Police expert in public order policing Oleh Martynenko told ForUm that to clear Maidan, remove tents and drive off protesters is the work of a moment for special forces of the Interior Ministry. Relevant order is the only thing they need.

"They could have made it many times. Everyone has seen the manifestation of professionalism, when internal troops quietly drove off protesters from the government quarter. No buzz no fuss. They can do the same in Maidan, following special tactics they learn during trainings. Then communal service can clean the area and remove barricades, after which people will be let back in the empty place to enjoy peaceful protest," he explained. 

In turn, Police Colonel-General Mykhailo Korniyenko, acting interior minister in 2007, told ForUm that law enforcements find themselves in rather complicated situation.

"What police forces have to do now is to observe and prevent escalations, but they have been demoralized recently and do not know what to do. I do not envy those officers standing in Maidan. Of course, the events of November 30 must be analyzed, and responsible for violence must be found, but the majority of officers performed and keep performing their duties on maintenance of public order through legal means," he underlined.

How to bury the hatchet?

Sociologist Yevhen Kopatko believes that the conflict must be settled without involvement of law enforcement forces, but the parties must stop talking in terms of ultimatum and start listening to each other.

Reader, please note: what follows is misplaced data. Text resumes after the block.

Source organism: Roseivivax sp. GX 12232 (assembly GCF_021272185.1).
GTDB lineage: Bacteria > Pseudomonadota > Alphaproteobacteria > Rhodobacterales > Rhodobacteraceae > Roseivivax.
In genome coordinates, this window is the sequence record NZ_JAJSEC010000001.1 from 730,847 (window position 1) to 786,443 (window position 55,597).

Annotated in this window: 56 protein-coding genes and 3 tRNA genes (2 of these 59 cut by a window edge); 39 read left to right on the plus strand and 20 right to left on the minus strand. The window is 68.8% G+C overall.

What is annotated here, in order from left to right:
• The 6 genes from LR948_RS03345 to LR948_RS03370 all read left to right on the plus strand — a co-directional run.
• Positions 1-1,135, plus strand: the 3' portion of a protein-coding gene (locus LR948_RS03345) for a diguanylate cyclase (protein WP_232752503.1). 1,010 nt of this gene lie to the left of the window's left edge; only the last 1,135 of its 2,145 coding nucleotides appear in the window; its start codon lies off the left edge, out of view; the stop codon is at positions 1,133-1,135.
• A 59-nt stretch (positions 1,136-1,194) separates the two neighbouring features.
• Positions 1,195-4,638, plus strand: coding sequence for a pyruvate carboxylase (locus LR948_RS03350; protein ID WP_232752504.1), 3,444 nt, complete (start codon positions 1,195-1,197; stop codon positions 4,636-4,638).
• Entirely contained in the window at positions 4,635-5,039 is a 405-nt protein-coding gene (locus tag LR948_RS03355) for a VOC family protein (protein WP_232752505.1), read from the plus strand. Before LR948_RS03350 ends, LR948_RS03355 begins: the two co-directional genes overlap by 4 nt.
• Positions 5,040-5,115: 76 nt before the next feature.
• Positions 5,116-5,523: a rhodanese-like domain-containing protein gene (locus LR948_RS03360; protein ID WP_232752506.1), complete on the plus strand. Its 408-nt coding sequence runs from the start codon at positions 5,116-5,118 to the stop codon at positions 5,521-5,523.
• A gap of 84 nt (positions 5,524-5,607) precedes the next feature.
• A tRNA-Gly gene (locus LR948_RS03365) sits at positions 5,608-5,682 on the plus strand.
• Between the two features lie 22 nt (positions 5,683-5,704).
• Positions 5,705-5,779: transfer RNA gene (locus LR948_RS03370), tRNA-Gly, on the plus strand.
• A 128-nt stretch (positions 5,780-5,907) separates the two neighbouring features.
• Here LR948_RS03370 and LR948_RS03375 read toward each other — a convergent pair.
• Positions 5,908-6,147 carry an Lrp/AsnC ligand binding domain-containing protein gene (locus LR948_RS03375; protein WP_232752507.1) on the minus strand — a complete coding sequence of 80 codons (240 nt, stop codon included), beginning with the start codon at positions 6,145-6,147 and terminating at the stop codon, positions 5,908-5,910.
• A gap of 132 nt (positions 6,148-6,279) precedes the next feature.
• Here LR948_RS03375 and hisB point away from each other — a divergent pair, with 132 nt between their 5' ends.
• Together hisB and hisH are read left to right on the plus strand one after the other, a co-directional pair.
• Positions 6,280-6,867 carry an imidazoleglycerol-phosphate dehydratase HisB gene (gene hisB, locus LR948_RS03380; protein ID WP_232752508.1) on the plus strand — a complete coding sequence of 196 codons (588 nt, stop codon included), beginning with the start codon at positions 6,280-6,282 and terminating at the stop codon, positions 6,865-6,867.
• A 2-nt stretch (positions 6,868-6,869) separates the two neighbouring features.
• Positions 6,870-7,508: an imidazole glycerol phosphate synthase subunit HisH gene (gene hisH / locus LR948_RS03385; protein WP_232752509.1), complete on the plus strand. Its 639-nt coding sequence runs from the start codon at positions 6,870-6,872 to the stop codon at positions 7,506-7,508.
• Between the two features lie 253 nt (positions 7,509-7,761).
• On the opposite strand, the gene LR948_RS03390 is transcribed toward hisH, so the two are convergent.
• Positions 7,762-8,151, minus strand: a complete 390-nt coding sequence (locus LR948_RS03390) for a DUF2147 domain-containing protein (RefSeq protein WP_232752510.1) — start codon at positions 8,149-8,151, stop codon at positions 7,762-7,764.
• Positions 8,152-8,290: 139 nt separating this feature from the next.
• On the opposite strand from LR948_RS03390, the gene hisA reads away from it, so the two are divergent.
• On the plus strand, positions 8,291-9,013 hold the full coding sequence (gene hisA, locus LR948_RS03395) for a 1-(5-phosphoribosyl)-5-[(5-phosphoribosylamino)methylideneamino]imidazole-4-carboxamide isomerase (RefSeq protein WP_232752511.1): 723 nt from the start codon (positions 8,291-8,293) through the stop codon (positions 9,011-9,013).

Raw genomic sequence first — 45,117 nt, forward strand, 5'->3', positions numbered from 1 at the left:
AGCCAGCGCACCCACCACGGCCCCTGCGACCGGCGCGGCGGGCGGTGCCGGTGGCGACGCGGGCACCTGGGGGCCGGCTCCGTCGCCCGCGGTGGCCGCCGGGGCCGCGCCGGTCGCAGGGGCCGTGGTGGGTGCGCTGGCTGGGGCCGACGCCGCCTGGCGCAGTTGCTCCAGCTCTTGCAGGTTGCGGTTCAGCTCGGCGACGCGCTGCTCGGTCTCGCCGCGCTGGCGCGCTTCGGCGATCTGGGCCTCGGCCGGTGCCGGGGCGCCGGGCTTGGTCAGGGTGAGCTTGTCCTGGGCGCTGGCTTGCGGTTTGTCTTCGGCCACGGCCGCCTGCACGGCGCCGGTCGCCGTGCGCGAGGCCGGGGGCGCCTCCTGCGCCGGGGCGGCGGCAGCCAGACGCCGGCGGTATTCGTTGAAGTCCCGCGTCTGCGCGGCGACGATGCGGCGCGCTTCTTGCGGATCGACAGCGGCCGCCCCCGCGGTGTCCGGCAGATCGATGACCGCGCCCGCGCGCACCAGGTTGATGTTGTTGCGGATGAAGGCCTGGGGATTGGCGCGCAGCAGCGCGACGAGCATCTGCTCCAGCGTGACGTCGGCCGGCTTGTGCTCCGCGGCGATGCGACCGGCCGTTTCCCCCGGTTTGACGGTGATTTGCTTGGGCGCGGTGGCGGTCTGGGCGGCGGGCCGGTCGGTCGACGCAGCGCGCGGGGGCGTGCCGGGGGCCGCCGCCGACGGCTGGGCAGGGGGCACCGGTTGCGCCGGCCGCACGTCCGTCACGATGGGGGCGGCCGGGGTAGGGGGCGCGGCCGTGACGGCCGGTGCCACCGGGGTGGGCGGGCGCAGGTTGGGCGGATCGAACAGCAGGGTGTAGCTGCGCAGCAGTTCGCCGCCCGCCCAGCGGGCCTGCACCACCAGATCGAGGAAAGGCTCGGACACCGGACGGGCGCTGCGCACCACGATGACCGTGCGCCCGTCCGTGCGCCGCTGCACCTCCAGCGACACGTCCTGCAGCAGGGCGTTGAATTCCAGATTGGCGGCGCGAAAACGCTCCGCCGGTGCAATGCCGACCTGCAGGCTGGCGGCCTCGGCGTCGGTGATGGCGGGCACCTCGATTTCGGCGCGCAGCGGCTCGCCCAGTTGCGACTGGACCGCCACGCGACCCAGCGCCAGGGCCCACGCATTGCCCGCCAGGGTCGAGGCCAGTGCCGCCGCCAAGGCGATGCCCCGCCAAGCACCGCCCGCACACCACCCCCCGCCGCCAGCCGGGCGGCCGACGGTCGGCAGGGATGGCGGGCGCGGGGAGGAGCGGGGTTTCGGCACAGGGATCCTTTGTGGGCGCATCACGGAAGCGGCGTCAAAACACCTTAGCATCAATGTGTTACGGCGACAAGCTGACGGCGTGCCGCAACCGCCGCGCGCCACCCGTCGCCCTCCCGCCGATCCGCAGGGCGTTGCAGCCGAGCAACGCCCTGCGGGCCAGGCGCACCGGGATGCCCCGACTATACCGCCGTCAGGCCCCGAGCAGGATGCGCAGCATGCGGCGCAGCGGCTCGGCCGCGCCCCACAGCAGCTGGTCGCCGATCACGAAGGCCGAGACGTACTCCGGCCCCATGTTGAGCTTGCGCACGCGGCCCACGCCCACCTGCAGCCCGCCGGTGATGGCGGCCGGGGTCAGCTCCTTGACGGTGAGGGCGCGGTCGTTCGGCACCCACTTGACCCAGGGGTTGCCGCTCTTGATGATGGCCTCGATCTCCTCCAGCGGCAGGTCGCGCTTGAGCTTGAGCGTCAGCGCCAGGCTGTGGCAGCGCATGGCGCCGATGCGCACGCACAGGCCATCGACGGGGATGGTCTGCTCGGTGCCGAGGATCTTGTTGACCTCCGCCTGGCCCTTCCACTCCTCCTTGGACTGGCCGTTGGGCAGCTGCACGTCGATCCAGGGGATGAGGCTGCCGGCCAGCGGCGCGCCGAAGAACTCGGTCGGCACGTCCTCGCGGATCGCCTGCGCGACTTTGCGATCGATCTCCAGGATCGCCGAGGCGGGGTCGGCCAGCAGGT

"We have reached the point when manifestation of force from one or another side may cause grave consequences for the country. Maidan is a signal for the authorities and opposition that they must agree on something at any cost. A poor peace is always better than a good war," he told ForUm.

And according to social psychologist Olek Pokalchuk, there may be three variants of the payoff.

The first variant includes application of force. "The only flaw of such scenario is that it must be of mass scale, but police officers are not robots, they are human beings and have conscience. Thus this scenario is a nuclear option, when certain provocations may happen, including murder of a rally's leader or a state official. Even extremism cannot be ruled out," he told ForUm. 

The second variant includes dismissal of the President and Cabinet, but such option is chimeric and delusive, according to Pokalchuk.

The third, and the most probable, variant includes a roundtable. "Well, it is a long and slow process, but at least all participants will start talking and listening. What we need is to find Ukraine's place in the world, to build new Ukraine and new civil society brick after brick."

End of the conflict

Even if not everybody admits, everybody wants to remove barricades, as people understand it cannot last forever and something must be done in this respect. Considering the statements of both parties, heavy-handed approach is not an option, as it is a losing game for all. However, the conflict might be solved with the help of negotiators, and not just good speakers, but true strategists and advocates of a strong state.

Yulia Artamoshchenko